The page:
History of Discovery




Diagnosis and Treatment




Links and References


















The best way to diagnose whipworm infection is through the identification of characteristic football shaped eggs in stool. However, since egg concentration may be low in light infections, the CDC recommends using a concentration technique to collect eggs.

Although it is somewhat easy to identify T. trichiura eggs, there are other diseases that can be confused with a whipworm infection. If eggs can not be found in the stool, diarrhea may be caused by parasitic protozoa like Entamoeba histolytica or Giardia lamblia. In cases where an exact diagnosis cannot be made, it is advised that whipworm infections should be treated for first. If symptoms do not abate, a more thorough investigation is needed.

T. trichiura egg in stool, image courtesy of Dr. Scott Smith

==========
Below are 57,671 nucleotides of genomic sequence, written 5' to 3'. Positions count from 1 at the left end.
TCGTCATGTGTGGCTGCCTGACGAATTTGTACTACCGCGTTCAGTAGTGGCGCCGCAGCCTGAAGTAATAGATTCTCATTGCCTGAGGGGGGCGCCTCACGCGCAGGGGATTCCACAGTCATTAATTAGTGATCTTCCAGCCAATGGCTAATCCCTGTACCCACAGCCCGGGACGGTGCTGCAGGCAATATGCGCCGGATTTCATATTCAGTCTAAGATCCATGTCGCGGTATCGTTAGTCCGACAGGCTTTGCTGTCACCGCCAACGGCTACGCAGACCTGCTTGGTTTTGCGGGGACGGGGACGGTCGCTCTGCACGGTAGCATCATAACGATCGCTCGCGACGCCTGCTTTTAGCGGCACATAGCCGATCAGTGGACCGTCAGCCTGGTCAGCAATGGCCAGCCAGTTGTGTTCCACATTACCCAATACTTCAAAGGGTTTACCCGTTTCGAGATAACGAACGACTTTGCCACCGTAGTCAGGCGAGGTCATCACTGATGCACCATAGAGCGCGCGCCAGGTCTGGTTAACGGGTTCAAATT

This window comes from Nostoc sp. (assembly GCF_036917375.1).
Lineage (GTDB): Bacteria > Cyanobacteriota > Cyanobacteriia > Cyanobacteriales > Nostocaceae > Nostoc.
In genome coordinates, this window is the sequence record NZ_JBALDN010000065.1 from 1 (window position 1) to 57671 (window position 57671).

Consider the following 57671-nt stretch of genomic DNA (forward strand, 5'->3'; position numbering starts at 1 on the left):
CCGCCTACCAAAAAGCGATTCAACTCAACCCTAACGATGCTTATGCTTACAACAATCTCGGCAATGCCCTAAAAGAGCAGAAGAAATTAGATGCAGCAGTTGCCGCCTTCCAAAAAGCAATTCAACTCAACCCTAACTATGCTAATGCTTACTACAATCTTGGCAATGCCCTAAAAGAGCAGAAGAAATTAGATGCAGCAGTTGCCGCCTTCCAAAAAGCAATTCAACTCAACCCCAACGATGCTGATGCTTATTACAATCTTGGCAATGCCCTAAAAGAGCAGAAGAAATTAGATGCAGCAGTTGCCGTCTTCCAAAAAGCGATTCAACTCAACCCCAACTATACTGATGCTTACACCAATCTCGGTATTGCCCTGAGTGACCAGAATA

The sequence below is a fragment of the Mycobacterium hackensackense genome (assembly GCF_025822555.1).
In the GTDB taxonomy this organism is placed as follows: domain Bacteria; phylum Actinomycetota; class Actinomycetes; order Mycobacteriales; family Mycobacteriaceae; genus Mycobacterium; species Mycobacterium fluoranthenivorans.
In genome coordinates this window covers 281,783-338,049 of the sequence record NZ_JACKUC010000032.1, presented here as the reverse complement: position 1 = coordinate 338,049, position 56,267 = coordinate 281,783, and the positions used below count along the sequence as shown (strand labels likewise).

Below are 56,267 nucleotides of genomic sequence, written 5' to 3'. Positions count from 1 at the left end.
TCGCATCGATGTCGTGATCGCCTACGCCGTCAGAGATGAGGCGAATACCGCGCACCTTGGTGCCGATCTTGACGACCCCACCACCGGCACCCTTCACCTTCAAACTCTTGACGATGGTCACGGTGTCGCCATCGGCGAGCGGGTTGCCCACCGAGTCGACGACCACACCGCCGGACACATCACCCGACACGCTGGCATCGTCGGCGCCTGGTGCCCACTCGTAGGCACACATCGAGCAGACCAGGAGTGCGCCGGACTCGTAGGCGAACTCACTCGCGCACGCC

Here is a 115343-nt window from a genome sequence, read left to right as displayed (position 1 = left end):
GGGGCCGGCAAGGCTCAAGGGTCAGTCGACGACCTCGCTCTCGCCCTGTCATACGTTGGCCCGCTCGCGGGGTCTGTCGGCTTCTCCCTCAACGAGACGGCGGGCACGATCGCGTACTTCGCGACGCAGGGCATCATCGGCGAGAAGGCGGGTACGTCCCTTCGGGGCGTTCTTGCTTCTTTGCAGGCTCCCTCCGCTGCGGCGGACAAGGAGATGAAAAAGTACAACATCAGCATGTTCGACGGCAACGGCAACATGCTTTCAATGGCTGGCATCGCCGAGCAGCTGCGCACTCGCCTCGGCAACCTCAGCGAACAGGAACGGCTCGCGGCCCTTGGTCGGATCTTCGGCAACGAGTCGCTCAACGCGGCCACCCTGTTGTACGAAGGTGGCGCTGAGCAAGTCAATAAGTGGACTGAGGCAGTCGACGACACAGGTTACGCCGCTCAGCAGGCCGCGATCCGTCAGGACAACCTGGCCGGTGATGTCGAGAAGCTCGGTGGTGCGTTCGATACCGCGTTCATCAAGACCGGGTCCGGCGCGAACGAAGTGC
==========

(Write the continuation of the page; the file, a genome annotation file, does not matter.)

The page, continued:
Although there are not as many treatments available for T. trichiura as there are for hookworm or other roundworm infections, a study published in 1999 found that the most effective treatment for whipworm was a single-dose therapy of albendazole, which produced at 79.3% “cure rate” of adult worms and a 93.8% egg-reduction rate. Albendazole is also used to treat for other nematode infections and works by decreasing whipworm ATP production, causing energy depletion, immobilization, and finally death.
Other drugs that can be used to treat whipworm are mebendazole, which works by selectively and irreversibly blocking glucose uptake and other nutrients in the intestine where helminths dwell, and oxantel.


Public Health Strategies

Infection is most common in areas with poor sanitation and tropical climates. Improved sanitation is the most effective way to prevent the spread of whipworm infections. Areas where human feces are used to fertilize crops have high rates of transmission and can reduce those rates by using non-human feces or synthetic fertilizers. Also, since T. trichiura eggs are sensitive to heat, cooking fresh produce will reduce the risk of infection.